This object is on display in the Boeing Aviation Hangar at the Steven F. Udvar-Hazy Center.
In 1956, the Iroquois, commonly known as the Huey, first flew as an Army replacement for the H-13 medevac helicopter of Korean War fame. By the end of the 20th century, Bell had produced more Hueys than any other American military aircraft, except for the Consolidated B-24. Superbly suited to the air mobility and medical evacuation missions in Vietnam, the Huey became an indelible symbol of that conflict.
This UH-1 compiled a distinguished combat record in Vietnam from 1966 to 1970 with four units, including the 229th Assault Helicopter Battalion of the 1st Cavalry and the 118th and 128th Assault Helicopter Companies. Numerous patches on its skin attest to the ferocity of missions flown while operating as a "Smoke Ship," laying down smokescreens for air assault operations with the 11th Combat Aviation Battalion.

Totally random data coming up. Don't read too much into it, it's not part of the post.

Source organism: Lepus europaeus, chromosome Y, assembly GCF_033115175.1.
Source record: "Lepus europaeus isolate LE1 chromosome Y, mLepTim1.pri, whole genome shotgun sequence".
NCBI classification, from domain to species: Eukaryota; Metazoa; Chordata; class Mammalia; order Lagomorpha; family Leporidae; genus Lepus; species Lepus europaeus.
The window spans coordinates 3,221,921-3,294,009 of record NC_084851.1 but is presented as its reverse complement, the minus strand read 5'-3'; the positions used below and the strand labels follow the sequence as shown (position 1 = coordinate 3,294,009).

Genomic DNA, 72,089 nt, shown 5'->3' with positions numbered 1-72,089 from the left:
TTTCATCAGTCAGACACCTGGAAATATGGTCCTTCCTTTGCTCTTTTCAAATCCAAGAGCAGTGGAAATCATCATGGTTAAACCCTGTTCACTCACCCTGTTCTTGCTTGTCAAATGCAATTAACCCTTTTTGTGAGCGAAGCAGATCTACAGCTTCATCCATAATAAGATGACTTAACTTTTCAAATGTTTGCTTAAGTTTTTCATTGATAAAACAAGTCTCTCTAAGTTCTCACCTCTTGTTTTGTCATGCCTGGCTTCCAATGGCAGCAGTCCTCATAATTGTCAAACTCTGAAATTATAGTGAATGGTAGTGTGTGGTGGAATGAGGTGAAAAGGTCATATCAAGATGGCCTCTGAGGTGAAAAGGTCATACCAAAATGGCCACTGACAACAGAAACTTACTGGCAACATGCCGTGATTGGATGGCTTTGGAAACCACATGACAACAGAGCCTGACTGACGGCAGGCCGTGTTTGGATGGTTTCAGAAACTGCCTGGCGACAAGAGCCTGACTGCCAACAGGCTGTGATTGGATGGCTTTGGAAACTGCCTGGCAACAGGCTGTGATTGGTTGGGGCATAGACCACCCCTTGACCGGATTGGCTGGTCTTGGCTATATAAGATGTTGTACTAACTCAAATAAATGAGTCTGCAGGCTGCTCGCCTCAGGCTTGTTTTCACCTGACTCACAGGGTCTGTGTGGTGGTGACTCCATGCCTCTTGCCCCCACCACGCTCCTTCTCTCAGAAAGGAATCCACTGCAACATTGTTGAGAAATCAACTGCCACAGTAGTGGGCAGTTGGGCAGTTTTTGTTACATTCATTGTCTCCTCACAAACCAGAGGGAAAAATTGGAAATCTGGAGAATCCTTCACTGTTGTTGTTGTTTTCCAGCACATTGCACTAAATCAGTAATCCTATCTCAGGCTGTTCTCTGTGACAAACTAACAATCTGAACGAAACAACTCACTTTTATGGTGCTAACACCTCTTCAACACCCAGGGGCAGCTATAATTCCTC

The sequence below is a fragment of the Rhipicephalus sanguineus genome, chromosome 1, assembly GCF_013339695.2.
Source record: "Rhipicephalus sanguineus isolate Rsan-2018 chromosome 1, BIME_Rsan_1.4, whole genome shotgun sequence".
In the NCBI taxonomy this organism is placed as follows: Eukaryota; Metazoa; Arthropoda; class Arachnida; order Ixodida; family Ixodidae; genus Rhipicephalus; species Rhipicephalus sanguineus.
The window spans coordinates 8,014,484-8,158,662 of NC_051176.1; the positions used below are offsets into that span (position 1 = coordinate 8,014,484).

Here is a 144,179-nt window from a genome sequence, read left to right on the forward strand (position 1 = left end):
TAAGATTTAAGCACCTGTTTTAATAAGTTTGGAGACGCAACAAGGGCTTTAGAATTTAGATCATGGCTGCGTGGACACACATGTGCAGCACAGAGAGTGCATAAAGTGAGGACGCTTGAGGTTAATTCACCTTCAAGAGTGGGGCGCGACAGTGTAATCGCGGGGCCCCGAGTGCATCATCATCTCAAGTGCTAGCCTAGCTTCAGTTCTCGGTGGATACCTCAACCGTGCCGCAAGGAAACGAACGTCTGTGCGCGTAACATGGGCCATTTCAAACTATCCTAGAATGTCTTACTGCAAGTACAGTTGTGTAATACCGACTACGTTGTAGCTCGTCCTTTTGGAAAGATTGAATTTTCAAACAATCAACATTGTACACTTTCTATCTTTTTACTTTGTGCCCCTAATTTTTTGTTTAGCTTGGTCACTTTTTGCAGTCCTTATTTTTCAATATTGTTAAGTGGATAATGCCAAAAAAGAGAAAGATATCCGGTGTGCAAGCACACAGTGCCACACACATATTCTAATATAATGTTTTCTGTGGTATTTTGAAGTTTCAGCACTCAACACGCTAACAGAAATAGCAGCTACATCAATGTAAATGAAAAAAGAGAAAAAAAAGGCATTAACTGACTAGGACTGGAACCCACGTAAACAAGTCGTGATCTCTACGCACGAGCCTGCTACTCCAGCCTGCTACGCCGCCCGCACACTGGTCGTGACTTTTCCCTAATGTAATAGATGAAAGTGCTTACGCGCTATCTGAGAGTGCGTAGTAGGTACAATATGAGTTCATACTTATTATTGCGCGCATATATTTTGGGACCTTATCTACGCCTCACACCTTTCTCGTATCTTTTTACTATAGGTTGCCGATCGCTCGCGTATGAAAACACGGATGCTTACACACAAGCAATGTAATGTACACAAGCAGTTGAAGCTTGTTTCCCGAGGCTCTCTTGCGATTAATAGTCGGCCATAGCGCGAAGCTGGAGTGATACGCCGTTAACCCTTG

Transferred from the United States Army Aviation Museum
Bell Helicopter Company
Country of Origin: United States of America
Rotor Diameter: 14.7 m (48 ft 3 in)
Length: 12.6 m (41 ft 5 in)
Height: 4.2 m (13 ft 7 in)
Weight, empty: 2,580 kg (5,687 lb)
Weight, gross: 4,309 kg (9,500 lb)
Materials: Overall: Metal airframe, plexiglass windows.
Physical Description:Displayed in National Guard retirement scheme. Equipped with XM52 smoke generator for illustration of Smoke Ship mission.
Inventory number: A19960005000